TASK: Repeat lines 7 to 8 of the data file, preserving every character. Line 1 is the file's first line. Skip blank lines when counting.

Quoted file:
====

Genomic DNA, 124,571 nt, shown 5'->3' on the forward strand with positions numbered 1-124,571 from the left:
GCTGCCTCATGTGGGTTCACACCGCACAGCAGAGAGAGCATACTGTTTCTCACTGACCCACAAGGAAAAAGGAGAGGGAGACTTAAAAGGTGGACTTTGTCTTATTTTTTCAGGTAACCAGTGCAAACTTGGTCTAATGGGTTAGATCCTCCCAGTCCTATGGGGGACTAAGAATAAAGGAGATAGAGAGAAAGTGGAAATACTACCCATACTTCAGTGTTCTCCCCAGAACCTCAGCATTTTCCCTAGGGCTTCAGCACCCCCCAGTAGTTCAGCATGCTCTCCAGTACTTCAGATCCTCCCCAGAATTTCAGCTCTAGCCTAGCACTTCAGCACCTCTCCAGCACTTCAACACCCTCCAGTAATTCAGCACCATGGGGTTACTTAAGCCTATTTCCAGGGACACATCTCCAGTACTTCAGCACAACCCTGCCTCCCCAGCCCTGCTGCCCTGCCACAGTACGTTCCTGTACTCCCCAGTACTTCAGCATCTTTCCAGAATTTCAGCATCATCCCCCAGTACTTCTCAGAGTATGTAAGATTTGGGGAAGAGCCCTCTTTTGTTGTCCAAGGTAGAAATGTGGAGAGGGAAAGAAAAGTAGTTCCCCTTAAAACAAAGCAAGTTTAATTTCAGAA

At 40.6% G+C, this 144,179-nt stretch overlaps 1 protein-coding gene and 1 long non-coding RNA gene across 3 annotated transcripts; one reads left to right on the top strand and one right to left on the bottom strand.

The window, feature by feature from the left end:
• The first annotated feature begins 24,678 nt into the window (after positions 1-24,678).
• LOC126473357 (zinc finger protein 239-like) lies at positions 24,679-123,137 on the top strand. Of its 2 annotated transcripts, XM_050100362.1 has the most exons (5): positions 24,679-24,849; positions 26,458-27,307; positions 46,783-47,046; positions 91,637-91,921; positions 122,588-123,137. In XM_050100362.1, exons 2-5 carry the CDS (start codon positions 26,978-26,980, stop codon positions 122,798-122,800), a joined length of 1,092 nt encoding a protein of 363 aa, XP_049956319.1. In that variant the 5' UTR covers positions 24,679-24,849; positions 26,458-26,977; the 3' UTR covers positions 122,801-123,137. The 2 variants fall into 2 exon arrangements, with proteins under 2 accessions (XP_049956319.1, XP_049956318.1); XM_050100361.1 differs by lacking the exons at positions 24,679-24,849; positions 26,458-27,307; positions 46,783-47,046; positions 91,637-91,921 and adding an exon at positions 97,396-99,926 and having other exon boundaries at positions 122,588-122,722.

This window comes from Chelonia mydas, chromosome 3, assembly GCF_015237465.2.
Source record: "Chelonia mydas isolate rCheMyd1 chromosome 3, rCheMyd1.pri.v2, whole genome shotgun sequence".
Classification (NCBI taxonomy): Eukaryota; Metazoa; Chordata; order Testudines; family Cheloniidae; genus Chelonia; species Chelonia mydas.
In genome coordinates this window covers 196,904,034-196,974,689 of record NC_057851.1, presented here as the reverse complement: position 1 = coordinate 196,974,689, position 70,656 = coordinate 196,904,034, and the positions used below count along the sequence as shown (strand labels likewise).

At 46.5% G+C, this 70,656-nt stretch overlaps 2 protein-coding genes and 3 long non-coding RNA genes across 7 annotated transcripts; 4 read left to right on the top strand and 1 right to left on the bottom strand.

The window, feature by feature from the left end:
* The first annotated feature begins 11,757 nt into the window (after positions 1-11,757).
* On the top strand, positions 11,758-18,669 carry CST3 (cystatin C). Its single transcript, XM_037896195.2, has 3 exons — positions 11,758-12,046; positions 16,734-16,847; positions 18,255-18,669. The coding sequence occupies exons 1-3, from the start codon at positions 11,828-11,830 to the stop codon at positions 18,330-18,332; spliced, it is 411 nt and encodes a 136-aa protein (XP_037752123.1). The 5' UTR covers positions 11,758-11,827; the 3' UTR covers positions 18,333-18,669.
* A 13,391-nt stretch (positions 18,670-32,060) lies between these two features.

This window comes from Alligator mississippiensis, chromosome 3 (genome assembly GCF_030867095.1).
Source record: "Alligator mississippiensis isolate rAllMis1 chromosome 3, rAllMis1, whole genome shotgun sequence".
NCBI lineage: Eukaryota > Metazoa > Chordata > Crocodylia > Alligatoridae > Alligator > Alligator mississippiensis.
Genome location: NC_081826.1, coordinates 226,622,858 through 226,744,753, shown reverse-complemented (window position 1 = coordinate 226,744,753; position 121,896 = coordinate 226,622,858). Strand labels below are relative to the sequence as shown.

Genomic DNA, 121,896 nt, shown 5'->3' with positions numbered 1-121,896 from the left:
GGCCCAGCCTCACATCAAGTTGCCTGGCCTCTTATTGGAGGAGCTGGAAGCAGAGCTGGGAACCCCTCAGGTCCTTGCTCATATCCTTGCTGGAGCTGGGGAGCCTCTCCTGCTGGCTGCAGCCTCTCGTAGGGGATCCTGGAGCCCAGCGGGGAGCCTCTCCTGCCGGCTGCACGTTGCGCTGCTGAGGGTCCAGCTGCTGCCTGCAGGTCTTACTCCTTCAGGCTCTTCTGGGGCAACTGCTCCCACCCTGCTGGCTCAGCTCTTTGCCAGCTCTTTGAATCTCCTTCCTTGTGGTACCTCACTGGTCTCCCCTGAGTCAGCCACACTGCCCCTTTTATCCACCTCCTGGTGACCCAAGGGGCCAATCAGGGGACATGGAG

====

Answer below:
This window comes from Chelonia mydas, chromosome 3, assembly GCF_015237465.2.
Source record: "Chelonia mydas isolate rCheMyd1 chromosome 3, rCheMyd1.pri.v2, whole genome shotgun sequence".